When COVID-19 arrived in Florida last March, the University of Florida’s deep expertise in online learning allowed the university to quickly pivot. From music and math to agriculture and journalism, professors found creative ways to teach their classes online, while still providing the world-class education students expect from UF.
The campus community rallied behind continuing their education through the pandemic. Aided by face coverings, physical distancing and other safety measures developed by the university under the guidance of UF Health, many students remained on campus, while others were able to successfully return by the fall semester.
“A big part of our role as faculty members is not just to mentor students but emotionally provide them with that support that says, ‘We've got your back.’ In this time of COVID, that relationship is incredibly beneficial to their mental well-being, emotional intelligence and resilience,” said Karen Reed, MSN, DHSc, RN, CNE, CNL, CRRN, a clinical assistant professor of nursing.
Although COVID-19 clearly posed many challenges, students adapted. Sororities and fraternities conducted recruitment by Zoom. Student residents baked cookies in residence hall kitchens while wearing masks. Others found virtual platforms for their chess club games. Students wearing masks still tabled for their organizations at Turlington Plaza.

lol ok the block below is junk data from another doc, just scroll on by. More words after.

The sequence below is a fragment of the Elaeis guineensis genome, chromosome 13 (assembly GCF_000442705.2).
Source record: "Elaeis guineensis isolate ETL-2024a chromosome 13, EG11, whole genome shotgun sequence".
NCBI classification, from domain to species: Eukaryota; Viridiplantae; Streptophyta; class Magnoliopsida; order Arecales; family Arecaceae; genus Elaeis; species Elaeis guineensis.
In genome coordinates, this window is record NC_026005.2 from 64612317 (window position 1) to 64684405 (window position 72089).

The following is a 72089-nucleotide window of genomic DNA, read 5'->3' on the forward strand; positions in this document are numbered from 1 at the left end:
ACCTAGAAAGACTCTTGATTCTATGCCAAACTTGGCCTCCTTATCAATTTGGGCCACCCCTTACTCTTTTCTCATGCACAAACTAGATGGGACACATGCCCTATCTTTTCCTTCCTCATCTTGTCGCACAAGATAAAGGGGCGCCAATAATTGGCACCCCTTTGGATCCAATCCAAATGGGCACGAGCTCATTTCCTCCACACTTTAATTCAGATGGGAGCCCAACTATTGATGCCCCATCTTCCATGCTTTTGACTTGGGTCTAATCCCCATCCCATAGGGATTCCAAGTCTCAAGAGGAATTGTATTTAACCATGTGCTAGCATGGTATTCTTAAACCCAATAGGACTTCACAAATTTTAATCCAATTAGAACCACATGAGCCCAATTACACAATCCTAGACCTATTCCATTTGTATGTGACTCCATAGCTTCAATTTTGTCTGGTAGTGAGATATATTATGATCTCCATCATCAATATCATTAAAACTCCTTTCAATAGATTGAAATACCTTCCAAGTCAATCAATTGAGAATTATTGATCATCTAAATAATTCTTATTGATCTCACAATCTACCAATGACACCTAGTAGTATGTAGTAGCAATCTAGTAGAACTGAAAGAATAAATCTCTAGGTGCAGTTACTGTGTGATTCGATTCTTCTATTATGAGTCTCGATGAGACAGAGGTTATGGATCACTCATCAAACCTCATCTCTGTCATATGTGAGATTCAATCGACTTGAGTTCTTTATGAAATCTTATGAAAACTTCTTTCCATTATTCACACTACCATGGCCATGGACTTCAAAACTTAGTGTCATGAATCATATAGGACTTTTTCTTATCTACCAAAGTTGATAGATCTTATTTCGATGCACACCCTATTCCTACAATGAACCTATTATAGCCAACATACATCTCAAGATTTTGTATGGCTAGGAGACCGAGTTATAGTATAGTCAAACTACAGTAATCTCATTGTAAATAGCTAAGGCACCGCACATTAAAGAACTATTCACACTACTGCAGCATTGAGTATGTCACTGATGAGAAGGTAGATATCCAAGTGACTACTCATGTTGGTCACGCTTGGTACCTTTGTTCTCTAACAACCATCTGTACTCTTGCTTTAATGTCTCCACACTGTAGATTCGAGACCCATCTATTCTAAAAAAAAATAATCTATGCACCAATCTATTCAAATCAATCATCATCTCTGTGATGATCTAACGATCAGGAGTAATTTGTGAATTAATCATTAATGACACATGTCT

“I feel like there’s a good balance of in-person and virtual activities,” said freshman Mary Serviss. “I’m really proud of UF for being able to give us a really good experience and keeping things safe.”
“A big part of our role as faculty members is not just to mentor students but emotionally provide them with that support that says, ‘We've got your back.’ In this time of COVID, that relationship is incredibly beneficial to their mental well-being, emotional intelligence and resilience.”
As January approached, faculty and staff began preparing for an expanded on-campus experience. Guided by the experts at UF Health, the university aimed to offer roughly the same number of in-person sections during spring 2021 as it did in spring 2020, using HyFlex technology to ensure the best possible education across class formats.
Meanwhile, UF received national recognition by the Centers for Disease Control and Prevention in a study that highlighted how UF led the way with indoor mask compliance. Not only were UF students more than willing to do their parts by wearing masks indoors, the CDC reported 95% of those who wore one did so correctly.
By the start of the spring semester, campus life began to feel a bit more normal, and students like Gabriella Ginsburg were delighted to attend fewer virtual classes.
“I think I learn better in an in-person environment,” Ginsburg said. “I’m definitely more excited to have more in-person things in general.”